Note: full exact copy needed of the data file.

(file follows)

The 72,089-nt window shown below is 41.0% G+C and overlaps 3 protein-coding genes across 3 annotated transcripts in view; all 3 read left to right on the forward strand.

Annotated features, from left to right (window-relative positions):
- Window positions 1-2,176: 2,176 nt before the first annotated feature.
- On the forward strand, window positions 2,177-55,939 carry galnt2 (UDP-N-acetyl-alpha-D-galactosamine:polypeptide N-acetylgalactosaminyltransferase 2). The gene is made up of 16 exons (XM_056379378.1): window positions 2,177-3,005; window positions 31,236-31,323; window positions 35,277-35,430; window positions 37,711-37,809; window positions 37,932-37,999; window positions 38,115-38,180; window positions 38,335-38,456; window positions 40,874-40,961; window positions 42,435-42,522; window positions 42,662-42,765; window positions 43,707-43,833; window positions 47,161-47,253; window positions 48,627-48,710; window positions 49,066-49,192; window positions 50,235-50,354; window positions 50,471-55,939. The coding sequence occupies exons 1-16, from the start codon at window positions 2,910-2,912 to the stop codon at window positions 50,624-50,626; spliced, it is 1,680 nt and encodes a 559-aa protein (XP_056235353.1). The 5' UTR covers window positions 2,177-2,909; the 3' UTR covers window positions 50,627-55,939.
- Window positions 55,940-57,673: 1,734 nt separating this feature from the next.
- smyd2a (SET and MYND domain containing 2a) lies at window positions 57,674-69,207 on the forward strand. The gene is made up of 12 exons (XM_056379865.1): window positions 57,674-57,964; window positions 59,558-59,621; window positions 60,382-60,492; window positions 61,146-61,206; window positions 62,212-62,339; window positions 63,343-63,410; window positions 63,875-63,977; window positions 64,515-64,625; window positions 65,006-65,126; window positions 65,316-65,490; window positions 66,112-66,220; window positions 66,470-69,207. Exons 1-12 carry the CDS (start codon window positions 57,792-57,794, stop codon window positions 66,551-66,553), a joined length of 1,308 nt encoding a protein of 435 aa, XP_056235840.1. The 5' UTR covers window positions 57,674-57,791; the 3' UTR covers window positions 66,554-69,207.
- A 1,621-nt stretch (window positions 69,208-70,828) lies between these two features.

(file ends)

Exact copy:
The 72,089-nt window shown below is 41.0% G+C and overlaps 3 protein-coding genes across 3 annotated transcripts in view; all 3 read left to right on the forward strand.

Annotated features, from left to right (window-relative positions):
- Window positions 1-2,176: 2,176 nt before the first annotated feature.
- On the forward strand, window positions 2,177-55,939 carry galnt2 (UDP-N-acetyl-alpha-D-galactosamine:polypeptide N-acetylgalactosaminyltransferase 2). The gene is made up of 16 exons (XM_056379378.1): window positions 2,177-3,005; window positions 31,236-31,323; window positions 35,277-35,430; window positions 37,711-37,809; window positions 37,932-37,999; window positions 38,115-38,180; window positions 38,335-38,456; window positions 40,874-40,961; window positions 42,435-42,522; window positions 42,662-42,765; window positions 43,707-43,833; window positions 47,161-47,253; window positions 48,627-48,710; window positions 49,066-49,192; window positions 50,235-50,354; window positions 50,471-55,939. The coding sequence occupies exons 1-16, from the start codon at window positions 2,910-2,912 to the stop codon at window positions 50,624-50,626; spliced, it is 1,680 nt and encodes a 559-aa protein (XP_056235353.1). The 5' UTR covers window positions 2,177-2,909; the 3' UTR covers window positions 50,627-55,939.
- Window positions 55,940-57,673: 1,734 nt separating this feature from the next.
- smyd2a (SET and MYND domain containing 2a) lies at window positions 57,674-69,207 on the forward strand. The gene is made up of 12 exons (XM_056379865.1): window positions 57,674-57,964; window positions 59,558-59,621; window positions 60,382-60,492; window positions 61,146-61,206; window positions 62,212-62,339; window positions 63,343-63,410; window positions 63,875-63,977; window positions 64,515-64,625; window positions 65,006-65,126; window positions 65,316-65,490; window positions 66,112-66,220; window positions 66,470-69,207. Exons 1-12 carry the CDS (start codon window positions 57,792-57,794, stop codon window positions 66,551-66,553), a joined length of 1,308 nt encoding a protein of 435 aa, XP_056235840.1. The 5' UTR covers window positions 57,674-57,791; the 3' UTR covers window positions 66,554-69,207.
- A 1,621-nt stretch (window positions 69,208-70,828) lies between these two features.